Slip sliding away, or maybe not.
Dear Word Detective: Can you elucidate me on the origin of the word “sleuth” for a detective? UK TV has recently had programs concerning female detectives (e.g., Miss Marple) and calls them female “sleuths.” Although I have heard the term before, I am intrigued as to its origin. Latin and Greek and German appear to be ruled out. My Anglo-Saxon, like so much of the rest of me, is no longer what it was. — Graham Chambers.
Tell me about it. I just spent the last half-hour searching both my computer and my Word Detective website because I simply couldn’t believe that I’d never answered a question about “sleuth” before. I had even bypassed your question for about two months because I had seen the subject line “sleuth” and assigned it a mental label of “Done that.” Obviously, this is an episode rich in opportunities for wry and recursive humor, but I have a confession to make that may explain my lapse. I actually hate the word “sleuth.” Always have. No idea why, except that it has always struck me as precious, coy and creepy, the sort of Ned Flanders word that NPR and PBS hosts love. “Sleuth,” simpered Laura Linney, “Sleuth, sleuth, sleuth.”
“Sleuth” as a noun means simply “detective,” or “one employed or engaged in detecting lawbreakers or in getting information that is not readily or publicly accessible” (Merriam-Webster). In common usage, a “sleuth” is rarely a police detective, unless that detective was fired from the force (after being framed for a crime he didn’t commit) despite the fact that he apparently possesses an uncanny knack for tracking down criminal masterminds in less than an hour. A “sleuth” (at least in films and novels) is usually a private detective, often an amateur whose natural detecting brilliance succeeds where all those unimaginative cops fail. Sherlock Holmes was a sleuth; Lenny Briscoe, much as I loved him, was a cop. But Lenny would have made an awesome sleuth.
Interestingly, the original “sleuths” were not even people. Our modern word “sleuth” is actually a short form of “sleuthhound” or “sleuth dog,” meaning a dog, usually a bloodhound or similar breed, originally used in Scotland for tracking and/or pursuing something or someone. The “sleuth” in “sleuthhound” appeared in English around 1200 with the meaning “a track or trail of a person or animal; a definite track or path.” This “sleuth” comes from the Old Norse “slod,” meaning “track or trail.”
“Sleuthhound” was first used in the figurative sense of “pursuer, tracker or detective” in the mid-19th century, but it didn’t immediately take on a law enforcement sense, and a “sleuth” could be on the trail of just about anything (“The West Riding men are sleuth-hounds in pursuit of money,” 1857). The application of “sleuthhound” to police and private detectives seems to have arisen in the US, although figurative uses have always been common on both sides of the Atlantic (“The hunt for it would be engrossing to a literary sleuth-hound,” 1948).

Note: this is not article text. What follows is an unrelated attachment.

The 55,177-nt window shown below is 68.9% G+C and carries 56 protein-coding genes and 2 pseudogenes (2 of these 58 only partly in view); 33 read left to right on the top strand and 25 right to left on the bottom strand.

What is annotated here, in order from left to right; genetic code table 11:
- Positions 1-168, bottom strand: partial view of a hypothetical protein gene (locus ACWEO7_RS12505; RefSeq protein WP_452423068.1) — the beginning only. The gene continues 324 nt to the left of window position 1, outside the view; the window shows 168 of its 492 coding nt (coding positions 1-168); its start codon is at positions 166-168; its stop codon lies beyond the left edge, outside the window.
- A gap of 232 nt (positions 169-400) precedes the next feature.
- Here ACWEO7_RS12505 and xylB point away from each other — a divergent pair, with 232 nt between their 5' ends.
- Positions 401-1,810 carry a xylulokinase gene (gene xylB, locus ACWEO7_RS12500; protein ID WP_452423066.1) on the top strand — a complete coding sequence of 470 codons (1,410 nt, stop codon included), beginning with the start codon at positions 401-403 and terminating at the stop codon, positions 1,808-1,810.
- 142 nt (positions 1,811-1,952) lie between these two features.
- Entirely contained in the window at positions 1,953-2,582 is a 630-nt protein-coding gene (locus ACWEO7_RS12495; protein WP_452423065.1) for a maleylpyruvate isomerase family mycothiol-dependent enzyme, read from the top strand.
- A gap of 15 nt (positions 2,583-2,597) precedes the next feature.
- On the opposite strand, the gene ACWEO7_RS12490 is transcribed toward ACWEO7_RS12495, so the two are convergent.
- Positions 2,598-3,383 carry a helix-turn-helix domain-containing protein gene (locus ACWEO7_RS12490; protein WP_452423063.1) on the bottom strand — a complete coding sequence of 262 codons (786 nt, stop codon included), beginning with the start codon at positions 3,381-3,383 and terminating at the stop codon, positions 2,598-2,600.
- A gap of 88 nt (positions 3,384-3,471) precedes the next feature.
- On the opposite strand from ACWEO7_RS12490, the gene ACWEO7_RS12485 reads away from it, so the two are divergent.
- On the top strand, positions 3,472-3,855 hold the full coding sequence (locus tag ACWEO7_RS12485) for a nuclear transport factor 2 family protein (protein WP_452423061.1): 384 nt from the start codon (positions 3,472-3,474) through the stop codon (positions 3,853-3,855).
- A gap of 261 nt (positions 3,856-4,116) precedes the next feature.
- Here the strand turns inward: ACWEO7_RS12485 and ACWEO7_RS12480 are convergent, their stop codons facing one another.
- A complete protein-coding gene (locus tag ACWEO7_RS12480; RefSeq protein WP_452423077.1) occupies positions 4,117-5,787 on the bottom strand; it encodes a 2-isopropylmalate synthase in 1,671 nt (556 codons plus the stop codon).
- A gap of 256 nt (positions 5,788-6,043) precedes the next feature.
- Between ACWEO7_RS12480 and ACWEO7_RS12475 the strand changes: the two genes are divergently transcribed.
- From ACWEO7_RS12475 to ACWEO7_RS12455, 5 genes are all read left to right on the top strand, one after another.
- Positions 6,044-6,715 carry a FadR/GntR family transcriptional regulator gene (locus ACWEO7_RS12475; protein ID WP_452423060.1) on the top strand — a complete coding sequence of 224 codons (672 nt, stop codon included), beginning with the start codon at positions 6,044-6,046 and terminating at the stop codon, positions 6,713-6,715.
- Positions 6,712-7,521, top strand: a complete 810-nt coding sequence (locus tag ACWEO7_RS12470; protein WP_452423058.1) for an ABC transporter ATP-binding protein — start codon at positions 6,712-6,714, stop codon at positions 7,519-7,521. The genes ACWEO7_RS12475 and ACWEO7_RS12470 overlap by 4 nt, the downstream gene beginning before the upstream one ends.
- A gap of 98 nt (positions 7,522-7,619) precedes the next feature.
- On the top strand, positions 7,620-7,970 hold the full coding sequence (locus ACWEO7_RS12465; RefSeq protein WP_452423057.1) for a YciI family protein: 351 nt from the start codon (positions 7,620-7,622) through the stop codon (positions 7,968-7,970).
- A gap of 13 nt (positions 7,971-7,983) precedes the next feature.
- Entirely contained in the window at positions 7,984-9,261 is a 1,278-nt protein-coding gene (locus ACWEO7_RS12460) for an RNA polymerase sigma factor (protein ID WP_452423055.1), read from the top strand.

“Sleuthhound” is rarely seen these days, having been largely replaced in the late 1800s by the shorter form “sleuth” (“Goodwin followed at increased speed, but without any of the artful tactics that are so dear to the heart of the sleuth,” O. Henry, 1904). Since the beginning of the 20th century, “sleuth” has also been used as a verb meaning “to investigate something,” sometimes in the form “to sleuth out” meaning “to discover” (“It had been something private he’d sleuthed out, something secret,” 1968), or “to track or follow a person” (“‘Who hired you to sleuth me?’ … ‘You are in error,’ replied Poirot. ‘I have not been sleuthing you.’” Agatha Christie, 1956).
Or maybe it’s just “Achoo!” with a really bad head cold.
Dear Word Detective: Most people, I realize, pronounce “ague” with two syllables; but my mother (probably the only person I ever heard use this word in a sentence) pronounced it with one syllable, to rhyme with “vague” (which makes sense if you think about it). Anyway, it occurred to me that that makes it a near homophone of “ache,” which of course triggered the Word Detective reflex in my keyboard finger. — Charles Anderson.
“Keyboard finger,” singular? You sound like me. I took typing in junior high school, but didn’t pay much attention because I was going to be a disk jockey like Murray the K. Now I hunt and peck all day long.
The way your mother pronounced “ague” does make a lot of sense, and I actually prefer it, although the standard pronunciation is “AY-gyoo.” Maybe she picked up some obscure folk pronunciation at some point. In any case, it’s not a common word, although it was much more popular before we all became mini-doctors via the internet and drug ads. “Ague” is a high fever marked by bouts of severe chills. The pattern of high fever and sweating interspersed with paroxysms of violent chilling and trembling is the signature of malarial infections, though diseases other than malaria can cause similar torment. “Ague” is also used in less dire circumstances to mean simply a severe chill or fit of shivering (“But soon his rhetorick forsook him … A sudden fit of ague shook him, He stood as mute as poor Macleane,” 1753).